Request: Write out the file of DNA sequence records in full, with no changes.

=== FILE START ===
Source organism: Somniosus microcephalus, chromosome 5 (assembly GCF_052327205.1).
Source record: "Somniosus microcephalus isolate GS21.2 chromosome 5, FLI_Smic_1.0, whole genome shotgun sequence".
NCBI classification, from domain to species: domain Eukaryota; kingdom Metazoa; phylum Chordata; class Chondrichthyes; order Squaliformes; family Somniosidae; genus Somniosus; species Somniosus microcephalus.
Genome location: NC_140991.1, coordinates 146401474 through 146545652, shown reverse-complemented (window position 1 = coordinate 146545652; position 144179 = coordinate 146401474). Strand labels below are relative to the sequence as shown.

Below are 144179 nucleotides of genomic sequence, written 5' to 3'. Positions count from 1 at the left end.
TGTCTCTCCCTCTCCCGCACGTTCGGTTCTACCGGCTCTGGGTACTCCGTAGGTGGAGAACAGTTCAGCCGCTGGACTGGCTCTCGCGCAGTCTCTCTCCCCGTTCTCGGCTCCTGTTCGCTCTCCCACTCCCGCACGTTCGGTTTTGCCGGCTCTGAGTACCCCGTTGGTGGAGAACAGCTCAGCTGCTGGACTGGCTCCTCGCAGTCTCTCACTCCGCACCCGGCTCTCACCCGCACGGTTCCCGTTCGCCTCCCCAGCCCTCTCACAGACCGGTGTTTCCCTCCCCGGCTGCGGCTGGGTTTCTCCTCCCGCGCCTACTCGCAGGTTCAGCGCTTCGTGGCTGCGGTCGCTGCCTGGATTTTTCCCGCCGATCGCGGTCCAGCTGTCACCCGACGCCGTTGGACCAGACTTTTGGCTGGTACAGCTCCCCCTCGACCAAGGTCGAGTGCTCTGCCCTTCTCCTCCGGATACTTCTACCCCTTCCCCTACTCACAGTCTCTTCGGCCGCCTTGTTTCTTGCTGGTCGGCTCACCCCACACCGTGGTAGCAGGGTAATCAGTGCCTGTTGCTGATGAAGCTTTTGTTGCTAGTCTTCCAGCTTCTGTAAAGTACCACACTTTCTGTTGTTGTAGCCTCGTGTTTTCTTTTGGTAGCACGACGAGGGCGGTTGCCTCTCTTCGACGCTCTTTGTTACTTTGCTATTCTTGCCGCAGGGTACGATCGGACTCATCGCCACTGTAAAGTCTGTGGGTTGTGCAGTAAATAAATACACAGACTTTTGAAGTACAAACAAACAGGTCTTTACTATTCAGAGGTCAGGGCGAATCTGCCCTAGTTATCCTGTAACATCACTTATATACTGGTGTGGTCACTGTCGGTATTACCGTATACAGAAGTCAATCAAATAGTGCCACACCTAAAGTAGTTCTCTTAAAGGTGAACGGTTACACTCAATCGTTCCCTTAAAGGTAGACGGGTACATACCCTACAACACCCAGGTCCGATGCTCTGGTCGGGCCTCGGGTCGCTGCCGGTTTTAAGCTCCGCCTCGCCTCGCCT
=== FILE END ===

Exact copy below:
Source organism: Somniosus microcephalus, chromosome 5 (assembly GCF_052327205.1).
Source record: "Somniosus microcephalus isolate GS21.2 chromosome 5, FLI_Smic_1.0, whole genome shotgun sequence".
NCBI classification, from domain to species: domain Eukaryota; kingdom Metazoa; phylum Chordata; class Chondrichthyes; order Squaliformes; family Somniosidae; genus Somniosus; species Somniosus microcephalus.
Genome location: NC_140991.1, coordinates 146401474 through 146545652, shown reverse-complemented (window position 1 = coordinate 146545652; position 144179 = coordinate 146401474). Strand labels below are relative to the sequence as shown.

Below are 144179 nucleotides of genomic sequence, written 5' to 3'. Positions count from 1 at the left end.
TGTCTCTCCCTCTCCCGCACGTTCGGTTCTACCGGCTCTGGGTACTCCGTAGGTGGAGAACAGTTCAGCCGCTGGACTGGCTCTCGCGCAGTCTCTCTCCCCGTTCTCGGCTCCTGTTCGCTCTCCCACTCCCGCACGTTCGGTTTTGCCGGCTCTGAGTACCCCGTTGGTGGAGAACAGCTCAGCTGCTGGACTGGCTCCTCGCAGTCTCTCACTCCGCACCCGGCTCTCACCCGCACGGTTCCCGTTCGCCTCCCCAGCCCTCTCACAGACCGGTGTTTCCCTCCCCGGCTGCGGCTGGGTTTCTCCTCCCGCGCCTACTCGCAGGTTCAGCGCTTCGTGGCTGCGGTCGCTGCCTGGATTTTTCCCGCCGATCGCGGTCCAGCTGTCACCCGACGCCGTTGGACCAGACTTTTGGCTGGTACAGCTCCCCCTCGACCAAGGTCGAGTGCTCTGCCCTTCTCCTCCGGATACTTCTACCCCTTCCCCTACTCACAGTCTCTTCGGCCGCCTTGTTTCTTGCTGGTCGGCTCACCCCACACCGTGGTAGCAGGGTAATCAGTGCCTGTTGCTGATGAAGCTTTTGTTGCTAGTCTTCCAGCTTCTGTAAAGTACCACACTTTCTGTTGTTGTAGCCTCGTGTTTTCTTTTGGTAGCACGACGAGGGCGGTTGCCTCTCTTCGACGCTCTTTGTTACTTTGCTATTCTTGCCGCAGGGTACGATCGGACTCATCGCCACTGTAAAGTCTGTGGGTTGTGCAGTAAATAAATACACAGACTTTTGAAGTACAAACAAACAGGTCTTTACTATTCAGAGGTCAGGGCGAATCTGCCCTAGTTATCCTGTAACATCACTTATATACTGGTGTGGTCACTGTCGGTATTACCGTATACAGAAGTCAATCAAATAGTGCCACACCTAAAGTAGTTCTCTTAAAGGTGAACGGTTACACTCAATCGTTCCCTTAAAGGTAGACGGGTACATACCCTACAACACCCAGGTCCGATGCTCTGGTCGGGCCTCGGGTCGCTGCCGGTTTTAAGCTCCGCCTCGCCTCGCCT